Captions:
Particle_Tracking_1.jpg und Particle_Tracking_2.jpg
Tracking result for virus particles. Microscopy image of time-resolved data overlaid with automatically determined movement paths of HIV-1 particles, shown in different colours. The small boxes indicate the positions found at the current time point. Image two shows an enlarged section of the area marked by the white rectangle in image one.
Source: W.J. Godinez, K. Rohr

Contact:
Associate Professor Dr. Karl Rohr
“Biomedical Computer Vision” research group
Phone: +49 6221 51-298
k.rohr@uni-hd.de, k.rohr@dkfz.de

Communications and Marketing
Press Office, phone: +49 6221 54-2311
presse@rektorat.uni-heidelberg.de

Marietta Fuhrmann-Koch | idw - Informationsdienst Wissenschaft

Further reports about: Automatic Cancer Cell Microscopy Tracking methods movement particles three-dimensional

More articles from Life Sciences:

nachricht Fruit fly studies shed light on adaptability of nerve cells
17.04.2015 | Deutsches Zentrum für Neurodegenerative Erkrankungen e.V. (DZNE)

nachricht Rare monkey photographed in Congo's newest national park, Ntokou-Pikounda
17.04.2015 | Wildlife Conservation Society

All articles from Life Sciences >>>

The most recent press releases about innovation >>>

Die letzten 5 Focus-News des innovations-reports im Überblick:

Im Focus: Astronomers reveal supermassive black hole's intense magnetic field

Astronomers from Chalmers University of Technology have used the giant telescope Alma to reveal an extremely powerful magnetic field very close to a supermassive black hole in a distant galaxy

Astronomers from Chalmers University of Technology have used the giant telescope Alma to reveal an extremely powerful magnetic field very close to a...

Im Focus: A “pin ball machine” for atoms and photons

A team of physicists from MPQ, Caltech, and ICFO proposes the combination of nano-photonics with ultracold atoms for simulating quantum many-body systems and creating new states of matter.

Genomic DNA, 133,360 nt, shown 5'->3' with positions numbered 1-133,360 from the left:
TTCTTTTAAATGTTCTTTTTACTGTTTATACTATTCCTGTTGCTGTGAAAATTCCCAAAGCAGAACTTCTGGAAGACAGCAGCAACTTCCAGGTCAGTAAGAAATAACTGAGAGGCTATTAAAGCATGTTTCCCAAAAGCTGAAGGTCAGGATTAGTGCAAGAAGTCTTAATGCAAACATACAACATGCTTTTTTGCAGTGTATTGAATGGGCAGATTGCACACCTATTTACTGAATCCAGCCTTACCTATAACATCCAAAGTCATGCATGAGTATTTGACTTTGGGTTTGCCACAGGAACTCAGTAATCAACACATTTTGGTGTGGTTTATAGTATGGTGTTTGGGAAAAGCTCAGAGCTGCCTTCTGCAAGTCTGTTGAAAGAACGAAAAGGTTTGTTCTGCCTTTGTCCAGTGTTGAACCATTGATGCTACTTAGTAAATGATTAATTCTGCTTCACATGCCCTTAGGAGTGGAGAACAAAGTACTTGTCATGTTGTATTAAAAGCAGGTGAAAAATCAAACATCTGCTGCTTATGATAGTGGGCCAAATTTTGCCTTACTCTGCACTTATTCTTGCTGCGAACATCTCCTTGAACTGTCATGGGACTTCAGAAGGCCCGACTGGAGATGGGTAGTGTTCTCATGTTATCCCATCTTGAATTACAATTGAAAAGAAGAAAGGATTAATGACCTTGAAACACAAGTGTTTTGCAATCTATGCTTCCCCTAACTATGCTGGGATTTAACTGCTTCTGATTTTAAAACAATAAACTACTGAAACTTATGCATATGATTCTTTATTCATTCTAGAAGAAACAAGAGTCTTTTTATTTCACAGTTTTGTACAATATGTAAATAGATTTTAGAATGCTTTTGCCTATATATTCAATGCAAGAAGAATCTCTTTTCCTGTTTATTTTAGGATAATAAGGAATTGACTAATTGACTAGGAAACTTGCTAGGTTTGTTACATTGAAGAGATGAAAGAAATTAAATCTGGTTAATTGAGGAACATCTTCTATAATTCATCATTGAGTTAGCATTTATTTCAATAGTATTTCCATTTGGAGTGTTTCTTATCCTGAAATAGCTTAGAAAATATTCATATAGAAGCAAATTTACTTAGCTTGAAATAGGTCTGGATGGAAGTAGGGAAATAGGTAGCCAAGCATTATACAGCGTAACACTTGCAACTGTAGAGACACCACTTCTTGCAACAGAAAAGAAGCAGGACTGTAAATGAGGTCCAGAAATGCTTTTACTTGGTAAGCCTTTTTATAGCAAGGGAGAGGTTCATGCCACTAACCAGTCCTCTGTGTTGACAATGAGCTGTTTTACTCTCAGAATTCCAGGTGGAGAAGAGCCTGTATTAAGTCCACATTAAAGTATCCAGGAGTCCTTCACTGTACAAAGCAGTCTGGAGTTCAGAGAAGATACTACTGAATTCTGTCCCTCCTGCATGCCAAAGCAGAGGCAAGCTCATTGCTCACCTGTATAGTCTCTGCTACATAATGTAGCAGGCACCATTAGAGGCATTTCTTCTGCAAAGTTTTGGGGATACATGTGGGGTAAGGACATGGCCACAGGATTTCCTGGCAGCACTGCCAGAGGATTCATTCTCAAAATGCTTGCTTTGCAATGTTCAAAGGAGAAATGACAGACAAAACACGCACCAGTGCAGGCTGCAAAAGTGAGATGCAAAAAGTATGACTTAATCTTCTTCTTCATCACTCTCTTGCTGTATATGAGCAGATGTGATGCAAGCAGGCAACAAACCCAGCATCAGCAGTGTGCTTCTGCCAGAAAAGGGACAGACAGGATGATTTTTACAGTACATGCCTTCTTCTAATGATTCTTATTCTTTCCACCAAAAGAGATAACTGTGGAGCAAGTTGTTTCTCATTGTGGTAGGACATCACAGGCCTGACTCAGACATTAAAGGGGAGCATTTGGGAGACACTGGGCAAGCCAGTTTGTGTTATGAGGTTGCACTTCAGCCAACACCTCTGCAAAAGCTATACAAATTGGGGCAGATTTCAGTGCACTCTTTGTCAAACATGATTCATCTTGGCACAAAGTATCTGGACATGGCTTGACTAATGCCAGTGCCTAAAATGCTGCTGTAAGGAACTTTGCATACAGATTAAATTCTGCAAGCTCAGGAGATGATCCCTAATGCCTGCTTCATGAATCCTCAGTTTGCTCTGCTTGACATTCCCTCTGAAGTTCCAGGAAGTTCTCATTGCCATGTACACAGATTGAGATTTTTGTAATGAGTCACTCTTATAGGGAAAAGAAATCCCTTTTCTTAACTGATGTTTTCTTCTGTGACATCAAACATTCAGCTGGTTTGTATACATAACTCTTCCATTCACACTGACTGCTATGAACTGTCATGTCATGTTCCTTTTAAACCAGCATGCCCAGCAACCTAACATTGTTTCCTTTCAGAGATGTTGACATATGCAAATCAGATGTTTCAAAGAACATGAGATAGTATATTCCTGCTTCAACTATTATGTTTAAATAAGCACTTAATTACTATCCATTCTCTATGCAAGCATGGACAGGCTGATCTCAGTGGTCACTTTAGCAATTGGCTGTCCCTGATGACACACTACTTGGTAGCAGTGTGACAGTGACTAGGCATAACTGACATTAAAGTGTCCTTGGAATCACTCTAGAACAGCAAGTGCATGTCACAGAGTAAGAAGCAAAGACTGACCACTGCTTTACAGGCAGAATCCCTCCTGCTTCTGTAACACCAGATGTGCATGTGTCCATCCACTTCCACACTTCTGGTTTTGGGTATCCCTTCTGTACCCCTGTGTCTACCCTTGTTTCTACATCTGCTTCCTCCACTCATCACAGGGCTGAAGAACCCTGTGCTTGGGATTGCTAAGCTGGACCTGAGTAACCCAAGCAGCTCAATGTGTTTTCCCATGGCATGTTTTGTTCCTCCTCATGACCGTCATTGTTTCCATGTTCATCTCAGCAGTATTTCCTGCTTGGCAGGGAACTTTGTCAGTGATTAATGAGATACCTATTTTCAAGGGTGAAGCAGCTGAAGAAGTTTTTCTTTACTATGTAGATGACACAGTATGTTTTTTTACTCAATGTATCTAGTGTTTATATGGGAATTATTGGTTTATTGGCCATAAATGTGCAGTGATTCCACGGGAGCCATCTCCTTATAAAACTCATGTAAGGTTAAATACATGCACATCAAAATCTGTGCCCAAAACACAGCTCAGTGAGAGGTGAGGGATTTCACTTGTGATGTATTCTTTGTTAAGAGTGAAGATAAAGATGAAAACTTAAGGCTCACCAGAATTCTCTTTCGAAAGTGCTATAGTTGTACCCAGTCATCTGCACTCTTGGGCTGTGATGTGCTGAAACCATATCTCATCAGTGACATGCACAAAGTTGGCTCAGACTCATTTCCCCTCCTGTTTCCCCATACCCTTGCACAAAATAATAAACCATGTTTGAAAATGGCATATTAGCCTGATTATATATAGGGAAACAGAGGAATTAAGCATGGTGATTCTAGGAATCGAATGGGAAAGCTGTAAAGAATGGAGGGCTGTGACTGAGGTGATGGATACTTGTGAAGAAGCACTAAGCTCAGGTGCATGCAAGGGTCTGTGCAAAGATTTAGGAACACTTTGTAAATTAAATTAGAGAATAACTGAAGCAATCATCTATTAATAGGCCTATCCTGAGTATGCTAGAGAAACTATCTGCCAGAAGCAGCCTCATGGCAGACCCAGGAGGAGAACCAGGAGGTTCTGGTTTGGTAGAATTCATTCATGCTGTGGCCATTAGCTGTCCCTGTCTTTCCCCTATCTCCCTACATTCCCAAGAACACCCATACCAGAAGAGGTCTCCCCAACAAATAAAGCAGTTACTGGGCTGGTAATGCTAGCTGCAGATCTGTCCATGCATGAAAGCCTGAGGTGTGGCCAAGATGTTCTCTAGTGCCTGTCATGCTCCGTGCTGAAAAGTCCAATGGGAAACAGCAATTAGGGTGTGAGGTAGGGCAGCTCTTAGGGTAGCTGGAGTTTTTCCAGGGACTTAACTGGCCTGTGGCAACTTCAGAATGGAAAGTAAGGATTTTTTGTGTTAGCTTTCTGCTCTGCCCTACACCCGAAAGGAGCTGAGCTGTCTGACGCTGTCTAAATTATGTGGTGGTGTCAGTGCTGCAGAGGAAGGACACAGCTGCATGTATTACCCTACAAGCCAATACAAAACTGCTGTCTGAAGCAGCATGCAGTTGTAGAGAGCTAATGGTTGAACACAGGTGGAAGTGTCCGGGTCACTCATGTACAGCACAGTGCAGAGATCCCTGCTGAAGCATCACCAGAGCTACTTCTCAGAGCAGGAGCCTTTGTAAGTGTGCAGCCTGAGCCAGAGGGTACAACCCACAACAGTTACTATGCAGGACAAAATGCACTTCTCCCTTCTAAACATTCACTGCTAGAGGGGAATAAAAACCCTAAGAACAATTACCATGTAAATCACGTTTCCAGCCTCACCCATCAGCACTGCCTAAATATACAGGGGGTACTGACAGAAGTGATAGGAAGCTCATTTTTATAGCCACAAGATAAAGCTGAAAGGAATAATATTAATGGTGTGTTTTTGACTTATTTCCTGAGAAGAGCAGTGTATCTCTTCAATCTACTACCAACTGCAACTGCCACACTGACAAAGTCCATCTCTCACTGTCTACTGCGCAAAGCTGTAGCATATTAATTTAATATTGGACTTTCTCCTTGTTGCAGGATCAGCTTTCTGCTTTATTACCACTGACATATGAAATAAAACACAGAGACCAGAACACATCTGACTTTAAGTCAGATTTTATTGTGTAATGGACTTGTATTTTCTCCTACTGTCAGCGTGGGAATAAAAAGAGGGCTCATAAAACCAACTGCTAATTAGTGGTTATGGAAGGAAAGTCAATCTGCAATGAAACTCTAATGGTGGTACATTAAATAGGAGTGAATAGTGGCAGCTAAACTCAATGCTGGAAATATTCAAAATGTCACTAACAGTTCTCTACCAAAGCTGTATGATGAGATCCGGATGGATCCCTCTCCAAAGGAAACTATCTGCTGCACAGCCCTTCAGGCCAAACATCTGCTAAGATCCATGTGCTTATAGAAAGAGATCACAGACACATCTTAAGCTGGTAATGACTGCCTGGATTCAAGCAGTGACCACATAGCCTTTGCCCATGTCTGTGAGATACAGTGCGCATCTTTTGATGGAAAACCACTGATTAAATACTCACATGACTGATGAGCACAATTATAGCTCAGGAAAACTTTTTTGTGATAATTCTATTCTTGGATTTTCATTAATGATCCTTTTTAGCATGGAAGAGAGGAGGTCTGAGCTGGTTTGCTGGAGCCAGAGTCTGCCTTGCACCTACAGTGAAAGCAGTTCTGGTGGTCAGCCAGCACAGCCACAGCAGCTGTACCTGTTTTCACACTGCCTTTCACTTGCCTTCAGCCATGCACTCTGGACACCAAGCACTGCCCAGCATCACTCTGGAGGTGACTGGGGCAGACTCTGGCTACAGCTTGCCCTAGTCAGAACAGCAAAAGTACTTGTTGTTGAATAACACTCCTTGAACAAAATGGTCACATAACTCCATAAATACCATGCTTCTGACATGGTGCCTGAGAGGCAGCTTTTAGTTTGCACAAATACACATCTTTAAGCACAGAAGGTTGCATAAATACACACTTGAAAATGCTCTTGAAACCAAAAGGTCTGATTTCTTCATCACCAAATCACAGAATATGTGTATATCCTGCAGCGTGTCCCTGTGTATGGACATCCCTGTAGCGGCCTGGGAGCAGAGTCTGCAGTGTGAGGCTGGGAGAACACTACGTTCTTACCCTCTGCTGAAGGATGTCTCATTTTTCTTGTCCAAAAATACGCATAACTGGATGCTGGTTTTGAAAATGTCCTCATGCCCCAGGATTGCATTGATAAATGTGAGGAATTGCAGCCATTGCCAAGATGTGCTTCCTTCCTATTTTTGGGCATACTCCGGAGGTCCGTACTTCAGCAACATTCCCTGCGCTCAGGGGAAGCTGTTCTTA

Ultracold atoms in the so-called optical lattices, that are generated by crosswise superposition of laser beams, have been proven to be one of the most...

Im Focus: UV light robot to clean hospital rooms could help stop spread of 'superbugs'

Can a robot clean a hospital room just as well as a person?

According to new research out of the Texas A&M Health Science Center College of Medicine, that is indeed the case. Chetan Jinadatha, M.D., M.P.H., assistant...

Im Focus: Graphene pushes the speed limit of light-to-electricity conversion

Researchers from ICFO, MIT and UC Riverside have been able to develop a graphene-based photodetector capable of converting absorbed light into an electrical voltage at ultrafast timescales

The efficient conversion of light into electricity plays a crucial role in many technologies, ranging from cameras to solar cells.

Im Focus: Study shows novel pattern of electrical charge movement through DNA

Electrical charges not only move through wires, they also travel along lengths of DNA, the molecule of life. The property is known as charge transport.

In a new study appearing in the journal Nature Chemistry, authors, Limin Xiang, Julio Palma, Christopher Bruot and others at Arizona State University's...

All Focus news of the innovation-report >>>

Anzeige

Anzeige

Event News

HHL's Entrepreneurship Conference on FinTech

13.04.2015 | Event News

World Conference On Regenerative Medicine 2015: Registration And Abstract Submission Now Open

25.03.2015 | Event News

University presidents from all over the world meet in Hamburg

19.03.2015 | Event News

 
Latest News

Engineer Improves Rechargeable Batteries with MoS2 Nano 'Sandwich'

17.04.2015 | Power and Electrical Engineering

Comparing Climate Models to Real World Shows Differences in Precipitation Intensity

17.04.2015 | Earth Sciences

A blueprint for clearing the skies of space debris

17.04.2015 | Physics and Astronomy

VideoLinks
B2B-VideoLinks
More VideoLinks >>>